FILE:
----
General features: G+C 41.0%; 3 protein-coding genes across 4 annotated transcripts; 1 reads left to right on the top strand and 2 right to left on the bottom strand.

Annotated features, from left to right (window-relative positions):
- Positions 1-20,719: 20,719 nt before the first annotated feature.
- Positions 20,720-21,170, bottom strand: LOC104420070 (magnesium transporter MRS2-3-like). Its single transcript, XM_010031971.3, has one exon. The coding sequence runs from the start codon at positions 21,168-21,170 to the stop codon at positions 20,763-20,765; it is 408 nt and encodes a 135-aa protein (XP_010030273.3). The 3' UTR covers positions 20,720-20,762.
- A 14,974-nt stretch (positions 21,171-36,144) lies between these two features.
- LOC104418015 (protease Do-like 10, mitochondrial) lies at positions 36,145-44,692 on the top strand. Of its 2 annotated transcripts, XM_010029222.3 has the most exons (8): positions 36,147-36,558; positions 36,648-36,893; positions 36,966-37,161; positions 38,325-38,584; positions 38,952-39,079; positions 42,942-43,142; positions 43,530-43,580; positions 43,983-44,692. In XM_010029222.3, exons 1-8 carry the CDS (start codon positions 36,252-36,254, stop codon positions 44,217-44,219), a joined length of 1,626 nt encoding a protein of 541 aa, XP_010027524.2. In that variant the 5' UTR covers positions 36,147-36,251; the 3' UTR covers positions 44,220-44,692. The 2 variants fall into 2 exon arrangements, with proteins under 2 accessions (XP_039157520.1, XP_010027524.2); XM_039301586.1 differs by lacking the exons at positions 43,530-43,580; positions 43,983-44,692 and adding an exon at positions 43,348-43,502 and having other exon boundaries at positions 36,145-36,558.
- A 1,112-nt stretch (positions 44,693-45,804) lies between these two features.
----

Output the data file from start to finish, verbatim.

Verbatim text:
General features: G+C 41.0%; 3 protein-coding genes across 4 annotated transcripts; 1 reads left to right on the top strand and 2 right to left on the bottom strand.

Annotated features, from left to right (window-relative positions):
- Positions 1-20,719: 20,719 nt before the first annotated feature.
- Positions 20,720-21,170, bottom strand: LOC104420070 (magnesium transporter MRS2-3-like). Its single transcript, XM_010031971.3, has one exon. The coding sequence runs from the start codon at positions 21,168-21,170 to the stop codon at positions 20,763-20,765; it is 408 nt and encodes a 135-aa protein (XP_010030273.3). The 3' UTR covers positions 20,720-20,762.
- A 14,974-nt stretch (positions 21,171-36,144) lies between these two features.
- LOC104418015 (protease Do-like 10, mitochondrial) lies at positions 36,145-44,692 on the top strand. Of its 2 annotated transcripts, XM_010029222.3 has the most exons (8): positions 36,147-36,558; positions 36,648-36,893; positions 36,966-37,161; positions 38,325-38,584; positions 38,952-39,079; positions 42,942-43,142; positions 43,530-43,580; positions 43,983-44,692. In XM_010029222.3, exons 1-8 carry the CDS (start codon positions 36,252-36,254, stop codon positions 44,217-44,219), a joined length of 1,626 nt encoding a protein of 541 aa, XP_010027524.2. In that variant the 5' UTR covers positions 36,147-36,251; the 3' UTR covers positions 44,220-44,692. The 2 variants fall into 2 exon arrangements, with proteins under 2 accessions (XP_039157520.1, XP_010027524.2); XM_039301586.1 differs by lacking the exons at positions 43,530-43,580; positions 43,983-44,692 and adding an exon at positions 43,348-43,502 and having other exon boundaries at positions 36,145-36,558.
- A 1,112-nt stretch (positions 44,693-45,804) lies between these two features.